If you were to use Mininova, or another site such as The Pirate Bay to download your videos illegally, which I am not recommending, be aware that you would be sticking it to both The Man and The Writers Guild of America. Sometimes it's fun to stick it to two people at once, just for variety's sake. Though it's best to get permission first, unless your girlfriend is in another time zone.
posted by 1 at 11:38 AM on February 1, 2008


Keep in mind the Original Poster said:
I wanna download TV to watch on my TV
posted by bryanjbusch at 12:21 PM on February 1, 2008 [1 favorite]


I watch downloaded TV on my TV, because my video card has an S-Video TV-Out.
posted by waraw at 12:45 PM on February 1, 2008


If you have a good way to get your content (downloading or whatever), it's still hard to beat a hacked original XBox running XBox Media Center (XBMC). I feel it lack the horsepower to do even 1080i hi-def, but it can play just about everything under the sun. If you do the hack-work yourself, it's also a pretty cheap solution -- used XBox ($50-100) + hack chip ($30-50).

The XBox 360 does hi-def well, and XBox Live provides a nice, legal channel for downloading content, similar to Apple TV -- and, IMO, there's not a whole lot of selection there, either. For playing files you downloaded from other places, I find it to be (deliberately) frustrating -- you need a PC running to stream the content, not sure if it can stream from Mac. It can play from memory stick or USB external drive, and supposedly recognizes the Mac ext2 filesystem (but not NTFS!!), but I'm a PC guy so I haven't tried that yet. (MacDrive software will let PCs read/write ext2, I'm told.)
posted by LordSludge at 1:00 PM on February 1, 2008


So, given that I know what I like and can spend my own effort and bandwidth to obtain the bits, why is there no legitimate way for me to directly compensate the "writers, actors, and crews"?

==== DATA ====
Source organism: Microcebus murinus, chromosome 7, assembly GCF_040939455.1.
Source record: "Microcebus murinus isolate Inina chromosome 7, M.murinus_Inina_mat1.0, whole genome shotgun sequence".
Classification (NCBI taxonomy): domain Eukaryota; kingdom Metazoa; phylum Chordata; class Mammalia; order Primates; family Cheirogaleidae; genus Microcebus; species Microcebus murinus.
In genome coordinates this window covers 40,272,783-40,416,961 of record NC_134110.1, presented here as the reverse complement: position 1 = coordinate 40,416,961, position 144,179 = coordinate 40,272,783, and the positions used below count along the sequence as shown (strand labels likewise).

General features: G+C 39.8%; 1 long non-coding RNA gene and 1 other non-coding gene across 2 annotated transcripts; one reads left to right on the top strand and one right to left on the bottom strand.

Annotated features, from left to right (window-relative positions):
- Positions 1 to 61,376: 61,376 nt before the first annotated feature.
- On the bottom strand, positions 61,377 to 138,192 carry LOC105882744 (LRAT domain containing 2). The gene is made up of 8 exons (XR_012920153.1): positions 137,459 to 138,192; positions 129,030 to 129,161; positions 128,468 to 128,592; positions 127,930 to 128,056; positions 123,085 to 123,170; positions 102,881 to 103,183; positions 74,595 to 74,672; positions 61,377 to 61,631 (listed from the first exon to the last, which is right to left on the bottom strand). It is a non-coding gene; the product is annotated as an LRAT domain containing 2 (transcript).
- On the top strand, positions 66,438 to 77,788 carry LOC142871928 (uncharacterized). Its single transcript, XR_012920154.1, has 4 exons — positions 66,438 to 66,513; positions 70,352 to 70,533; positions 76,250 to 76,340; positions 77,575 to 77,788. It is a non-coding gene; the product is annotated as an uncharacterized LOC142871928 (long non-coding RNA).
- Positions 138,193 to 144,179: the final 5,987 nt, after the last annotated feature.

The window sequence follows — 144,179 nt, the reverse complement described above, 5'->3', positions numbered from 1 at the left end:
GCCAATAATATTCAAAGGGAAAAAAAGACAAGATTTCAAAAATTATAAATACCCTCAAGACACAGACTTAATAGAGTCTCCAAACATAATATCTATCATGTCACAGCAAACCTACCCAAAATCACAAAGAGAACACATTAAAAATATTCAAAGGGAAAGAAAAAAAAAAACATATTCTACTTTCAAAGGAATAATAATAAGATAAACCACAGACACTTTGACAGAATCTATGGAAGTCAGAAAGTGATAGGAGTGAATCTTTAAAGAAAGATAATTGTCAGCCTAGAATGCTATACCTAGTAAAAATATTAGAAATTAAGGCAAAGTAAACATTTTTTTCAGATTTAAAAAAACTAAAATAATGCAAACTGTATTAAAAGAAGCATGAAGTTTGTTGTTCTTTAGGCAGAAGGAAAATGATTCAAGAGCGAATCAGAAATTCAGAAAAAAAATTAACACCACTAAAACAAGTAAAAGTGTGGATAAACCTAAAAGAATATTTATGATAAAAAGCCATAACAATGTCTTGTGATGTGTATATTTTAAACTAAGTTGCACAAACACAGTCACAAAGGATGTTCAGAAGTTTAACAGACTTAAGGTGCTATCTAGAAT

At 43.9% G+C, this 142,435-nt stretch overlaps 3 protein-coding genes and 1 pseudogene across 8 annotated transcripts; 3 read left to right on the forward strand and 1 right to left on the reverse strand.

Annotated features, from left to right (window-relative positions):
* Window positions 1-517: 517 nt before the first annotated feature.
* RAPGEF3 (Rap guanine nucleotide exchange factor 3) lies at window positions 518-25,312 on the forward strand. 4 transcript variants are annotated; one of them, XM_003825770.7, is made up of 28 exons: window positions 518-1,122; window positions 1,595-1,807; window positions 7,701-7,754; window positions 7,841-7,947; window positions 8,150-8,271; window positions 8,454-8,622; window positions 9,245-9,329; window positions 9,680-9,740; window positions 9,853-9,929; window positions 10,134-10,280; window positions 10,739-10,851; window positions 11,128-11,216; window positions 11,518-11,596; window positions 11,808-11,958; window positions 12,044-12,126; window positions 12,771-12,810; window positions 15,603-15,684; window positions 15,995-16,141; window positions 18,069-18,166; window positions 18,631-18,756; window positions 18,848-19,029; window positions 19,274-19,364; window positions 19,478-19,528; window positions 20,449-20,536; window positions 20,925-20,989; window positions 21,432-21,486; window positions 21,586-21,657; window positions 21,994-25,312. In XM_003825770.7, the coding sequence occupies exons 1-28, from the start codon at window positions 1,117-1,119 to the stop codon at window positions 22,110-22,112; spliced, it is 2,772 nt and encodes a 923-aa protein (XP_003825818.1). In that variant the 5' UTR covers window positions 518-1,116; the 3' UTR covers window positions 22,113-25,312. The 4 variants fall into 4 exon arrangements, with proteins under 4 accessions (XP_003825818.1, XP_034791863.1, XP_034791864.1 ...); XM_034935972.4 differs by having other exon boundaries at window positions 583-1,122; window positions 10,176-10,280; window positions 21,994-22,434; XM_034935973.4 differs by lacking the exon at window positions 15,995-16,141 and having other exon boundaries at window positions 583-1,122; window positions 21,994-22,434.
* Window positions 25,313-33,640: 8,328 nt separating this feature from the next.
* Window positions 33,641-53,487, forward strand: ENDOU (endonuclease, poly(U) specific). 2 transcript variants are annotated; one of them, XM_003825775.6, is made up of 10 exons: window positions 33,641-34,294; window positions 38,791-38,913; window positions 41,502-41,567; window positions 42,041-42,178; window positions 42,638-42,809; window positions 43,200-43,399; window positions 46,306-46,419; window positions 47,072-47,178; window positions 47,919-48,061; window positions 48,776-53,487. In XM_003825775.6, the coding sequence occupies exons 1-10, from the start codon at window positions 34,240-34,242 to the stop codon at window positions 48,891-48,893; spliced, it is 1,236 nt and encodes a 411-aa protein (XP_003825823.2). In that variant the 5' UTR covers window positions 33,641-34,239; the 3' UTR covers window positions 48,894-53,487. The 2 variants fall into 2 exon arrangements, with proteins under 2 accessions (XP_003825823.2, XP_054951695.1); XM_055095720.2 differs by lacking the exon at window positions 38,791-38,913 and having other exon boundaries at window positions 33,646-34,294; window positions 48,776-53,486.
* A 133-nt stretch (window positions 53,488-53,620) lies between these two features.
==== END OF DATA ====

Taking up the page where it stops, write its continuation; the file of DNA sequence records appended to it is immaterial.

No, it's not about that. It's about an infrastructure of control.
posted by Caviar at 1:18 PM on February 1, 2008


I know my fiancé records television shows with a Mac-based PVR (EyeTV) and then converts the raw (HUGE) files for playing on his AppleTV. The process is crazy simple, and he even makes stupid little "album" art for the shows so they look pretty on the AppleTV.

Now neither he nor I are recommending downloading television shows illegally. However, if you were to get your hands on some television shows that weren't already in an iTunes-ready format, it wouldn't be difficult to convert said files for quick-and-easy viewing on an AppleTV. If you're on a Mac, try VisualHub. I'm sure a little light-weight googling would find you a PC solution.

He also uses Lostify for properly organizing and tagging the files.
posted by Becko at 1:44 PM on February 1, 2008


If you can get a hold of DIVX files (that's what you'll get with BitTorrent, usually), the way I watch them on my TV is with the Philips DVP 5960. This DVD player will play video files that have been burned to a disc OR put on a USB drive. I've got a 2 gb thumb drive that I load up with a couple of videos at a time.

In fact, I just did this on my new 50" HDTV, and it looked great!

You can usually pick these things up for about $60.

You'll just want to be sure not to get the files with "HR" in the filename, as the 5960 doesn't support super high-res video. It also doesn't play the iPod format.

The only other caveat is that the 5960 will only show the first 8 characters of a file name, and it doesn't necessarily sort them in alphabetical order, so, if you're watching a bunch at a time, you'll have to abbreviate your file names so you can see what's what.

As for where to get the files in the first place -- I've heard good things about all the clients mentioned so far, and I also hear that tvrss.net makes it ridiculous easy to find weekly episodes, should you decide to risk it.
posted by natabat at 3:22 PM on February 1, 2008


Great answers, everybody; I’m feeling much better informed. Thanks!
posted by dpcoffin at 3:42 PM on February 1, 2008


Forget torrents. Get a rapidshare account for a few bucks a month. Google for "{name of TV show} rapidshare" and you'll find plenty of links to get whatever you want. Shows are almost always in xvid / divx format, about 350mb an episode, and usually consist of four RAR files (3 x 100mb plus 1x ~50mb). Use UnRARX (google it) to extract them. Note any password required before you close the link page!
posted by obiwanwasabi at 3:41 AM on February 2, 2008